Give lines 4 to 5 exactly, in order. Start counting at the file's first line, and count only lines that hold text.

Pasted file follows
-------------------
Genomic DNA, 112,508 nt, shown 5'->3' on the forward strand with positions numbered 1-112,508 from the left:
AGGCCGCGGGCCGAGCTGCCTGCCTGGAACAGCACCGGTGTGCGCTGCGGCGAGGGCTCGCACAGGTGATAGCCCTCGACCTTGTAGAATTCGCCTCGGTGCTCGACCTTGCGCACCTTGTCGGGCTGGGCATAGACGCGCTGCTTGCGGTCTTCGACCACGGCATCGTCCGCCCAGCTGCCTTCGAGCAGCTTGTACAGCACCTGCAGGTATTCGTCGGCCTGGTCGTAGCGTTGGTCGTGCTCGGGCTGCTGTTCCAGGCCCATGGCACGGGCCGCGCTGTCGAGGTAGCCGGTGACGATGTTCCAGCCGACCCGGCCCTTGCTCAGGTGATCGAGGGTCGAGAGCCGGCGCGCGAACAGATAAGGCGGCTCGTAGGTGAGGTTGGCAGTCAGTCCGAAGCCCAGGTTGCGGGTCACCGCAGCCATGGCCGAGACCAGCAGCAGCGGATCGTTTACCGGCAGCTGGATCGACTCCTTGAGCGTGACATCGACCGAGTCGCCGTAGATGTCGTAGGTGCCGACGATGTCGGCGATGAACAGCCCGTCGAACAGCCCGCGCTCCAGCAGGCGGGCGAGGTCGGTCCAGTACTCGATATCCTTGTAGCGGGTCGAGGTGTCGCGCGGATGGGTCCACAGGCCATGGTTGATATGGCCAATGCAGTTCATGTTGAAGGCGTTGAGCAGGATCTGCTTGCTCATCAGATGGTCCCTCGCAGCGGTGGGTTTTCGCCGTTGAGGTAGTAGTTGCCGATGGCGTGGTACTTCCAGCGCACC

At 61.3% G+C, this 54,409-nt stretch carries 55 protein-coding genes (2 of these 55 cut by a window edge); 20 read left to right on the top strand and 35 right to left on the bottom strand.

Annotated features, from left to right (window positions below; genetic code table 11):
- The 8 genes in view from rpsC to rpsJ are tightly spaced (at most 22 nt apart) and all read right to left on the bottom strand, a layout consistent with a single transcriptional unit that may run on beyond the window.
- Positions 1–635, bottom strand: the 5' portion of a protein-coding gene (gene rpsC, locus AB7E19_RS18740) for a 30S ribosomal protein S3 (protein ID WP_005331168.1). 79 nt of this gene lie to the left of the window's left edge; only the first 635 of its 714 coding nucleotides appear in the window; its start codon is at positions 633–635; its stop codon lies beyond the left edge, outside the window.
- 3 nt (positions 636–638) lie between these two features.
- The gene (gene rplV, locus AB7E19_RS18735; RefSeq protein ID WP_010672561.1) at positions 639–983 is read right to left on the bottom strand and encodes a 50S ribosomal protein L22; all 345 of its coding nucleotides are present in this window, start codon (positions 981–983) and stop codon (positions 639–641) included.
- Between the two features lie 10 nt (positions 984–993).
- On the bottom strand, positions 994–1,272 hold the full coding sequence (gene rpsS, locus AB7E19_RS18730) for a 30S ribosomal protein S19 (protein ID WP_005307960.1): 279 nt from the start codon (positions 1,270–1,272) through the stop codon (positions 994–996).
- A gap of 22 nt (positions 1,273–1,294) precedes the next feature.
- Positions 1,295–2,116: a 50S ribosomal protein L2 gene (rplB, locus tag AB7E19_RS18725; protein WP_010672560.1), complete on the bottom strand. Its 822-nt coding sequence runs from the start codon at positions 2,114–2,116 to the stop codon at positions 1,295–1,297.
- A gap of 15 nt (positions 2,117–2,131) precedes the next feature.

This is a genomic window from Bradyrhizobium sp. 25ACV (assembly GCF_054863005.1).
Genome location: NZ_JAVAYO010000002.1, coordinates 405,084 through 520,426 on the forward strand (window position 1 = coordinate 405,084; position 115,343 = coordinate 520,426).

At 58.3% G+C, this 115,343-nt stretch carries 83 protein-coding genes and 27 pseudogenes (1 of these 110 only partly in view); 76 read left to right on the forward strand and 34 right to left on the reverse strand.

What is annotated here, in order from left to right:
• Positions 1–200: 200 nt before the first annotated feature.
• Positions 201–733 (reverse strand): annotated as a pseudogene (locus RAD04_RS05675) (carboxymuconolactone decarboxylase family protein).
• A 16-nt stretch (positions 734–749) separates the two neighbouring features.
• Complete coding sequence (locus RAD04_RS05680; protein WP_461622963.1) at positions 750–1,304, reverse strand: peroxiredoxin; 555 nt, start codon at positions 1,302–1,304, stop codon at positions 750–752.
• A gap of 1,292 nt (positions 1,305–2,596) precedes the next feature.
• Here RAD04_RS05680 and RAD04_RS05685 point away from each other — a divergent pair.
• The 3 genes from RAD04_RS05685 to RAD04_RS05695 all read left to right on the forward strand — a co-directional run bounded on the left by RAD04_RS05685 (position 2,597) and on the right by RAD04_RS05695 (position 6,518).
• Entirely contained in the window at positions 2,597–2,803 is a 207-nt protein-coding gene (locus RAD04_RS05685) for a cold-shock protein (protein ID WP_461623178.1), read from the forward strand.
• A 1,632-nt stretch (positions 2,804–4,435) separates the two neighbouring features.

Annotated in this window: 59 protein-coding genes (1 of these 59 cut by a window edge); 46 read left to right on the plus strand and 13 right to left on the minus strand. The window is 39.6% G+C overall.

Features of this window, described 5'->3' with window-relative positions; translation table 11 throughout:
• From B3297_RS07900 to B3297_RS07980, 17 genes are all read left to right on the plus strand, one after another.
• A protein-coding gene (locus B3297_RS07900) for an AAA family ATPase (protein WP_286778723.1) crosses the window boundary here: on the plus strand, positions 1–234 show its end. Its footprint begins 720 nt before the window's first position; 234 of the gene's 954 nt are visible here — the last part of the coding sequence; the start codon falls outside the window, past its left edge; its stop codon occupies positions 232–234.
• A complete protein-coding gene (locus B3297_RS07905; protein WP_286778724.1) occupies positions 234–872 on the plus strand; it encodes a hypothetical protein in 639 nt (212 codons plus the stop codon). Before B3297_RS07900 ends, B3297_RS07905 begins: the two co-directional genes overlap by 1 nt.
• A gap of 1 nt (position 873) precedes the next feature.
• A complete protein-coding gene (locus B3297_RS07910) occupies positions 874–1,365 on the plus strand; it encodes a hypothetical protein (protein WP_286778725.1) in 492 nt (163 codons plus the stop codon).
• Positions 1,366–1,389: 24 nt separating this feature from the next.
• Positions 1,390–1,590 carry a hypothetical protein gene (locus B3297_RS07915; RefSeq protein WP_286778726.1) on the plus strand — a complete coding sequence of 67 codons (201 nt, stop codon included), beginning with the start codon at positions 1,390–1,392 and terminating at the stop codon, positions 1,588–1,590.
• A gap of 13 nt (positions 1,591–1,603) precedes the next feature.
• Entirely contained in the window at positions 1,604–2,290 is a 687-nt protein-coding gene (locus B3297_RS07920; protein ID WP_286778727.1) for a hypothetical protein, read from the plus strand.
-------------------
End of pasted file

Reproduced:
Annotated features, from left to right (window positions below; genetic code table 11):
- The 8 genes in view from rpsC to rpsJ are tightly spaced (at most 22 nt apart) and all read right to left on the bottom strand, a layout consistent with a single transcriptional unit that may run on beyond the window.